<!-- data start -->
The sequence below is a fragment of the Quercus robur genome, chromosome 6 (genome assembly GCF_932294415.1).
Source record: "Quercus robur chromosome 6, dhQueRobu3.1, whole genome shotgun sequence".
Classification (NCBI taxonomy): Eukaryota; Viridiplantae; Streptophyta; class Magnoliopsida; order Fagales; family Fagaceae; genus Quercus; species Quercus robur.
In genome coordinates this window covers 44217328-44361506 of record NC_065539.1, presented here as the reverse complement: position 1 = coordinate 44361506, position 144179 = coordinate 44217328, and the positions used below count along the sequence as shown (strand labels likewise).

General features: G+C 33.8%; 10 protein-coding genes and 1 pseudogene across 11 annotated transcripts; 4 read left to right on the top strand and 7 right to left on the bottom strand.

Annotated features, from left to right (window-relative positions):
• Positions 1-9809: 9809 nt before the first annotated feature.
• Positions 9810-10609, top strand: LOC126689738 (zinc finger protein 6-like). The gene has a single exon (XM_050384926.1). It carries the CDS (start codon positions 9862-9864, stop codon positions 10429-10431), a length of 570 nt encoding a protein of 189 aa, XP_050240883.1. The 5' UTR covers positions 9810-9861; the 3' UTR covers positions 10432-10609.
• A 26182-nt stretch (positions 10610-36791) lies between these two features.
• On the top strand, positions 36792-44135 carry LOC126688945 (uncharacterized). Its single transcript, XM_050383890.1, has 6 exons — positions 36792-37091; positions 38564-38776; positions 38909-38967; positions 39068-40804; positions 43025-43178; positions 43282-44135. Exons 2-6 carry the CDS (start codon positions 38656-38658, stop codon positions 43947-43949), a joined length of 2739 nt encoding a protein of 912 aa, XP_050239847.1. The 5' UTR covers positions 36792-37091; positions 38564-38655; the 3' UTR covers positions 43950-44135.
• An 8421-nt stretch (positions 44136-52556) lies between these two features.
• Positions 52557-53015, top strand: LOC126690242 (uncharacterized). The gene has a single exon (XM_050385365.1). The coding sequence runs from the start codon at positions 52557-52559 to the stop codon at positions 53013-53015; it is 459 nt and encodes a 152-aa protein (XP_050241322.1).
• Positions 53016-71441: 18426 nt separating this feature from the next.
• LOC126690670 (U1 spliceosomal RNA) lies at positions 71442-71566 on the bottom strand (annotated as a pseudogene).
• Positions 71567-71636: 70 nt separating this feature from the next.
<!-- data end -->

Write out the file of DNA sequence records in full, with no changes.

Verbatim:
The sequence below is a fragment of the Quercus robur genome, chromosome 6 (genome assembly GCF_932294415.1).
Source record: "Quercus robur chromosome 6, dhQueRobu3.1, whole genome shotgun sequence".
Classification (NCBI taxonomy): Eukaryota; Viridiplantae; Streptophyta; class Magnoliopsida; order Fagales; family Fagaceae; genus Quercus; species Quercus robur.
In genome coordinates this window covers 44217328-44361506 of record NC_065539.1, presented here as the reverse complement: position 1 = coordinate 44361506, position 144179 = coordinate 44217328, and the positions used below count along the sequence as shown (strand labels likewise).

General features: G+C 33.8%; 10 protein-coding genes and 1 pseudogene across 11 annotated transcripts; 4 read left to right on the top strand and 7 right to left on the bottom strand.

Annotated features, from left to right (window-relative positions):
• Positions 1-9809: 9809 nt before the first annotated feature.
• Positions 9810-10609, top strand: LOC126689738 (zinc finger protein 6-like). The gene has a single exon (XM_050384926.1). It carries the CDS (start codon positions 9862-9864, stop codon positions 10429-10431), a length of 570 nt encoding a protein of 189 aa, XP_050240883.1. The 5' UTR covers positions 9810-9861; the 3' UTR covers positions 10432-10609.
• A 26182-nt stretch (positions 10610-36791) lies between these two features.
• On the top strand, positions 36792-44135 carry LOC126688945 (uncharacterized). Its single transcript, XM_050383890.1, has 6 exons — positions 36792-37091; positions 38564-38776; positions 38909-38967; positions 39068-40804; positions 43025-43178; positions 43282-44135. Exons 2-6 carry the CDS (start codon positions 38656-38658, stop codon positions 43947-43949), a joined length of 2739 nt encoding a protein of 912 aa, XP_050239847.1. The 5' UTR covers positions 36792-37091; positions 38564-38655; the 3' UTR covers positions 43950-44135.
• An 8421-nt stretch (positions 44136-52556) lies between these two features.
• Positions 52557-53015, top strand: LOC126690242 (uncharacterized). The gene has a single exon (XM_050385365.1). The coding sequence runs from the start codon at positions 52557-52559 to the stop codon at positions 53013-53015; it is 459 nt and encodes a 152-aa protein (XP_050241322.1).
• Positions 53016-71441: 18426 nt separating this feature from the next.
• LOC126690670 (U1 spliceosomal RNA) lies at positions 71442-71566 on the bottom strand (annotated as a pseudogene).
• Positions 71567-71636: 70 nt separating this feature from the next.